Last week's terrorist acts in India's financial capital left more than 180 people dead and 280 wounded. The Indian and European press is reporting that the violence has sparked widespread debate as to whether the terrorists should be considered and referred to as followers of Islam, but most of the American coverage of the attack is oblivious to what could potentially be a remarkable transformation in the Muslim world.
Immediately after the attacks, several Bollywood stars began to blog about the problem of associating Islam with terrorism. OneIndia"s web site reported that actor Aamir Khan wrote that terrorists are neither people of religion nor people of God.
"When will these politicians realise and admit that terrorists have no religion," wrote Khan. "Terrorists are not Hindu or Muslim or Christian."
Further, Khan attributes their actions to mental illness, not Islam.
"They are people who have gone totally sick in their head and have to be dealt with in that manner," Khan wrote in his latest blog.
Another Indian news outlet, Rediff India, interviewed Idris Ali, the president of All-India Minority Forum, shortly after the attacks. Ali is well known in India's Muslim community as an advocate for minority and Islamic issues as well as a harsh opponent of anti-terrorism laws. When asked about the relationship between the events in Mumbai and Islam, Ali said:
"What we must realize is Islam never propagates violence. The word Islam is derived from aslama, which means submission to the supreme power. And submission can never be achieved through bloodshed. Those 10 bloodthirsty men who slaughtered innocent Mumbaikars cannot be the followers of Islam. Had they read the Quran, they would have waved olive branches and not automatic guns."
Echoing the thoughts of actor Khan, Ali also said, "Fanatics have no religion, terrorists have no creed. The only religion that radicals follow is carnage."
Many Indians and Islamic believers not only refuse to call the terrorists Muslim but have also denied the dead gunman burial in their cemeteries because in their eyes the men who committed these acts are not Muslims.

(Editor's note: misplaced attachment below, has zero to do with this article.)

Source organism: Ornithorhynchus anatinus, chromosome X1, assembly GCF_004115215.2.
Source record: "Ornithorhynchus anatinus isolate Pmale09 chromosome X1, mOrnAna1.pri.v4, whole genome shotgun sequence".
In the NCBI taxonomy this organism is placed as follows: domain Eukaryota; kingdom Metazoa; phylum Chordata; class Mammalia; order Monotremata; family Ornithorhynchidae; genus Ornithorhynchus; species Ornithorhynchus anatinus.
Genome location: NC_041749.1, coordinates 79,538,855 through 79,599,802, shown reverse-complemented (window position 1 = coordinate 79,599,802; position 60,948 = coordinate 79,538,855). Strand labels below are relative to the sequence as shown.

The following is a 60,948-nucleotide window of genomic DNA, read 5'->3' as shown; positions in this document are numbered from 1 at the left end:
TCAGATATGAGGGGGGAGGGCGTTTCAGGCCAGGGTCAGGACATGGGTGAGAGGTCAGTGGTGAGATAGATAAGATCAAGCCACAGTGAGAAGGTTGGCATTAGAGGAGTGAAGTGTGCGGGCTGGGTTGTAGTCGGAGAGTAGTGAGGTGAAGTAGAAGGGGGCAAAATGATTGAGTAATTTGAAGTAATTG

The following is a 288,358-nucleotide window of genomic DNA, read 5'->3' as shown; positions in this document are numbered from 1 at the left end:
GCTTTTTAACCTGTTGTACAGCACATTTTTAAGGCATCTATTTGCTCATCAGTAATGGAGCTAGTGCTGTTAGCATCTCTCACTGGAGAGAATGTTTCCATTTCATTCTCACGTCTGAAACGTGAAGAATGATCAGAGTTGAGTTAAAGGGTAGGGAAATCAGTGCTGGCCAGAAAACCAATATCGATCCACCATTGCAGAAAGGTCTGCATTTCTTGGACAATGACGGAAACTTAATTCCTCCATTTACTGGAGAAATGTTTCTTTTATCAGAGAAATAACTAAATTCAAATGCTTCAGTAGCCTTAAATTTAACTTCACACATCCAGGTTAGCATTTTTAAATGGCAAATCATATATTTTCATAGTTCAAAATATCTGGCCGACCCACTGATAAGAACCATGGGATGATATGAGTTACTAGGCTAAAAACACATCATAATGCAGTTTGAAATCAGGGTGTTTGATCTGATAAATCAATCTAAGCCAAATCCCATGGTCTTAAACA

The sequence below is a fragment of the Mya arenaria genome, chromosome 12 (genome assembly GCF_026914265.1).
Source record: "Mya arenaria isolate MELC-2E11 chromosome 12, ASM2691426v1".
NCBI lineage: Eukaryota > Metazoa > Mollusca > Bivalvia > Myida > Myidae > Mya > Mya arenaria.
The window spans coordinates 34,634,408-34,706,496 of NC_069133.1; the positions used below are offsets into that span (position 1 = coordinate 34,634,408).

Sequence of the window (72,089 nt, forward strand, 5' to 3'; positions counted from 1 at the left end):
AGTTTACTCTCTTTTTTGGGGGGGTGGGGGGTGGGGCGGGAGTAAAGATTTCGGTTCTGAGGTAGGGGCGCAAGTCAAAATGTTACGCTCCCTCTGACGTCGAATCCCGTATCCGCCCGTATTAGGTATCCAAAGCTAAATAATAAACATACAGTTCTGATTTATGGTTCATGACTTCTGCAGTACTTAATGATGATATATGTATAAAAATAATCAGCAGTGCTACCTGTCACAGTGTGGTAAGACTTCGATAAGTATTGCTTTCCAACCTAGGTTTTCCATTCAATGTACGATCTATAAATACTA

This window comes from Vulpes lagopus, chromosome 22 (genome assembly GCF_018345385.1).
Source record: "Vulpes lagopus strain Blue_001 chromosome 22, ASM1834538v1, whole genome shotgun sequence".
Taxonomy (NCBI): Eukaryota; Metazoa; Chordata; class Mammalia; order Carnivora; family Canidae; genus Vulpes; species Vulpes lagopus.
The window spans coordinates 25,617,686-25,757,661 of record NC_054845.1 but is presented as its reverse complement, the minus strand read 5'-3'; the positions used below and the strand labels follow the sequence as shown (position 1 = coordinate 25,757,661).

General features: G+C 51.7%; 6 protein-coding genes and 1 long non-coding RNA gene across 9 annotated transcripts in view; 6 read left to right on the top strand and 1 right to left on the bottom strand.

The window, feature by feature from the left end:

In a recent article on India's NDTV web site, Abdul Razzak, the president of Dawat-e-Islami, an international movement for the propagation of the Quran and Sunnah, is quoted as saying: "The killing of innocents is against Islam. They are bringing shame to 25 crore (or 250 million) Muslims of India. These men are not Muslims. Why should we give them place anywhere? There is no place for them in our hearts and in our cemeteries."
Despite the fact that this movement to disown the Mumbai terrorists is widespread and gaining momentum in the Muslim world, most of the commentators in the U.S. are calling the events an Islamic attack. Michael Rubin, author of the National Review Online's blog The Corner, typifies the dismissive tone of many of the American journalists who at least acknowledge the debate.
"While it's fashionable to argue that terrorists in Mumbai do not act out of religion," Rubin writes, "but are simply misguided, the fact of the matter is that they justify their actions in Islam."
Rubin and the rest of the American media tend to argue that our focus should be on how terrorists describe their beliefs and not on whether their supposed fellow travelers recognize those beliefs as their own.
"For the purposes of policy and security, religion should be what its practitioners believe it to be rather than what academics or outside commentators say it is," said Rubin. "It is much more important to determine how terrorists are brainwashed in madrasas, than passing judgment on whether what they believe conforms to what academics believe Muslims should believe."
Rubin's comments betray a contradiction at the heart of our attitudes toward religion generally and Islam in particular. Millions of Islamic practitioners are telling us that the terrorists aren't Muslims, but outside commentators like Rubin are telling us (and people like Aamir Khan and Idris Ali) that they are. This contradiction points toward a fundamental misunderstanding of how religious movements work. At best, this means that writers like Rubin will continue to offer commentary that doesn't reflect the greater religious and political implications of identifying Islam with terrorism. At worst, it means that the curse of mutual incomprehension between America and the Muslim world will persist for some time to come.
Originally posted on USC Knight Chair in Media & Religion Site.